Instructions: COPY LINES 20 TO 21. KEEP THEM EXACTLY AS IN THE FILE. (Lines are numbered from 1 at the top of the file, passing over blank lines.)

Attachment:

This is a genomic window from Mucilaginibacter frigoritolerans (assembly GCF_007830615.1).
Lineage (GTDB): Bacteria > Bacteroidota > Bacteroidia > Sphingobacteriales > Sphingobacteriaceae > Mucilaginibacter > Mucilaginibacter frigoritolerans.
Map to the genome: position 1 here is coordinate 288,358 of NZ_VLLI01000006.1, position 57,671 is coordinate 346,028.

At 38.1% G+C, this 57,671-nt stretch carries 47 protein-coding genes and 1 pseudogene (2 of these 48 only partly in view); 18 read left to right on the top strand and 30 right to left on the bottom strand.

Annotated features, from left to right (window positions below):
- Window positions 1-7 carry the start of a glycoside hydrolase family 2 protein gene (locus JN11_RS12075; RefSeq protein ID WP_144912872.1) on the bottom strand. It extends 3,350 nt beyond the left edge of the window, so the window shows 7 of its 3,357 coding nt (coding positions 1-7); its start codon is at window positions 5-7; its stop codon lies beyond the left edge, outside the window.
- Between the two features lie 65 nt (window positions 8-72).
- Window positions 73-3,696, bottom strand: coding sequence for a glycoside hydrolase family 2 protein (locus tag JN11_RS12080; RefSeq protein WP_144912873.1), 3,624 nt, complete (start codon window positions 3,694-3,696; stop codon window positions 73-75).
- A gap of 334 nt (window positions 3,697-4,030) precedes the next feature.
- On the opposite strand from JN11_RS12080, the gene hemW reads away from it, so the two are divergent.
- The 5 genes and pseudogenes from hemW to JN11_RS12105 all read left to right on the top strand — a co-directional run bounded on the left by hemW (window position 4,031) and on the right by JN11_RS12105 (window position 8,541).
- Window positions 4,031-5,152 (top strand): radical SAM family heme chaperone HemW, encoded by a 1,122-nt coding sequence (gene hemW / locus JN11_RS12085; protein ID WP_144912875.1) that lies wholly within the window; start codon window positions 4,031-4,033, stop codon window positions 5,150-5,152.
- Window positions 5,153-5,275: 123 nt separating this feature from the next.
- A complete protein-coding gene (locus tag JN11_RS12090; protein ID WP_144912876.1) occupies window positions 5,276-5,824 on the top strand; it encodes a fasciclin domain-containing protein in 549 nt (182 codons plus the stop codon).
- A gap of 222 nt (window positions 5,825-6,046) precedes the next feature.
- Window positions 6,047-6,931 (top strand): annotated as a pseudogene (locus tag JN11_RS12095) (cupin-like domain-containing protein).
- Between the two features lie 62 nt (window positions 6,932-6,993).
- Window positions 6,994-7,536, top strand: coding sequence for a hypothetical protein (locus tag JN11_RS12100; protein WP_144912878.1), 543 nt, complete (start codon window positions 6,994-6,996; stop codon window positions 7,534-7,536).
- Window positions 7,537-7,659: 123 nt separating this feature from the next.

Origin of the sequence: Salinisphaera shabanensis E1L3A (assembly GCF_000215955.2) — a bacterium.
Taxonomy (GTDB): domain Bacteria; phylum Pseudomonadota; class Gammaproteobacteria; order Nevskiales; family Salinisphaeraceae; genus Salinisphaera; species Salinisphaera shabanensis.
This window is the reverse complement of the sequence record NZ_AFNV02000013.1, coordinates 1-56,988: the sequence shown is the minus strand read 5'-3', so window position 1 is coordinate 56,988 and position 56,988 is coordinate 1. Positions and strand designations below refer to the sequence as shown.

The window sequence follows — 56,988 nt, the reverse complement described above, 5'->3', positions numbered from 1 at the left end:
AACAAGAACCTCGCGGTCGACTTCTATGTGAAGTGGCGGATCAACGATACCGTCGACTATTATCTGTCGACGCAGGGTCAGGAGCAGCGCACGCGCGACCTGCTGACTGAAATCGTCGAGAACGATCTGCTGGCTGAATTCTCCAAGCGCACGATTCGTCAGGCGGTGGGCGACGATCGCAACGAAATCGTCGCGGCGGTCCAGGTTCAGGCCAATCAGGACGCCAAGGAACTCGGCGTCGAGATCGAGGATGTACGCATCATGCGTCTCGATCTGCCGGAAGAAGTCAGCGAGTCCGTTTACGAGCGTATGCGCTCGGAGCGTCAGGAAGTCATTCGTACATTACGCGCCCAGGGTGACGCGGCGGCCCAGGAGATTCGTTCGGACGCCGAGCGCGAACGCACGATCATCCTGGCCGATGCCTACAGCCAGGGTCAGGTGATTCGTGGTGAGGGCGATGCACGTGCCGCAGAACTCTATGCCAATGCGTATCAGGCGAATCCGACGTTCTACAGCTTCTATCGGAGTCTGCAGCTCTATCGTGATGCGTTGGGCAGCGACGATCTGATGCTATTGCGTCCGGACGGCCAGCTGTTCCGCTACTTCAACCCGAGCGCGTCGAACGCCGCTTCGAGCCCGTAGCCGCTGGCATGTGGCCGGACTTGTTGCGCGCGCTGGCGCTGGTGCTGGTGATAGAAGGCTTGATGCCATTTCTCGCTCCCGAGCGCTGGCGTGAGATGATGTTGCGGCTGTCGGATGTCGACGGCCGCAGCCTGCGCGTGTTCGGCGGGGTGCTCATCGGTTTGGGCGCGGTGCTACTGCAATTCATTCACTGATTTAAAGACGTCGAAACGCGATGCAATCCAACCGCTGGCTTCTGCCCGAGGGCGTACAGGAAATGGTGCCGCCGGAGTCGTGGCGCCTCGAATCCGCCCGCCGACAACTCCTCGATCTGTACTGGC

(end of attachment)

Origin of the sequence: Salinisphaera shabanensis E1L3A (assembly GCF_000215955.2) — a bacterium.
Taxonomy (GTDB): domain Bacteria; phylum Pseudomonadota; class Gammaproteobacteria; order Nevskiales; family Salinisphaeraceae; genus Salinisphaera; species Salinisphaera shabanensis.